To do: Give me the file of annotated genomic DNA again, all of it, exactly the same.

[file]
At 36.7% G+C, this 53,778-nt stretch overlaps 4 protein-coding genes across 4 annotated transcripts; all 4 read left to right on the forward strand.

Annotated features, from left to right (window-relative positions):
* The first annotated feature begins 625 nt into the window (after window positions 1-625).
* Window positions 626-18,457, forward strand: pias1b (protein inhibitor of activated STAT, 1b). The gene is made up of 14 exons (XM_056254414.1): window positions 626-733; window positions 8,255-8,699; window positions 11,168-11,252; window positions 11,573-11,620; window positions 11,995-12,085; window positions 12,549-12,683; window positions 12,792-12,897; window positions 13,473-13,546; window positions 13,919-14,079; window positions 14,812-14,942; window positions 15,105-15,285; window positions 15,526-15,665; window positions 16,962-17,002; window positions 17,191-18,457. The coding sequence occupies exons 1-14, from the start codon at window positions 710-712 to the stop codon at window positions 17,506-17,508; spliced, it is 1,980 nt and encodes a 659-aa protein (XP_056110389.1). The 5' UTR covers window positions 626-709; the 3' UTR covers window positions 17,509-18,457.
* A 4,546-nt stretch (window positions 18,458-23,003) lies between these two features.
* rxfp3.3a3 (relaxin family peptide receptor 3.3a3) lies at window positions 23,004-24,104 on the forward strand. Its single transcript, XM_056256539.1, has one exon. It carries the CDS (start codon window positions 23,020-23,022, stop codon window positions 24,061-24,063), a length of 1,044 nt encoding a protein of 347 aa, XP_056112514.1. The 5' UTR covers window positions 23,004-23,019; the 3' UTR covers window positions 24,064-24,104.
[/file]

At 36.7% G+C, this 53,778-nt stretch overlaps 4 protein-coding genes across 4 annotated transcripts; all 4 read left to right on the forward strand.

Annotated features, from left to right (window-relative positions):
* The first annotated feature begins 625 nt into the window (after window positions 1-625).
* Window positions 626-18,457, forward strand: pias1b (protein inhibitor of activated STAT, 1b). The gene is made up of 14 exons (XM_056254414.1): window positions 626-733; window positions 8,255-8,699; window positions 11,168-11,252; window positions 11,573-11,620; window positions 11,995-12,085; window positions 12,549-12,683; window positions 12,792-12,897; window positions 13,473-13,546; window positions 13,919-14,079; window positions 14,812-14,942; window positions 15,105-15,285; window positions 15,526-15,665; window positions 16,962-17,002; window positions 17,191-18,457. The coding sequence occupies exons 1-14, from the start codon at window positions 710-712 to the stop codon at window positions 17,506-17,508; spliced, it is 1,980 nt and encodes a 659-aa protein (XP_056110389.1). The 5' UTR covers window positions 626-709; the 3' UTR covers window positions 17,509-18,457.
* A 4,546-nt stretch (window positions 18,458-23,003) lies between these two features.
* rxfp3.3a3 (relaxin family peptide receptor 3.3a3) lies at window positions 23,004-24,104 on the forward strand. Its single transcript, XM_056256539.1, has one exon. It carries the CDS (start codon window positions 23,020-23,022, stop codon window positions 24,061-24,063), a length of 1,044 nt encoding a protein of 347 aa, XP_056112514.1. The 5' UTR covers window positions 23,004-23,019; the 3' UTR covers window positions 24,064-24,104.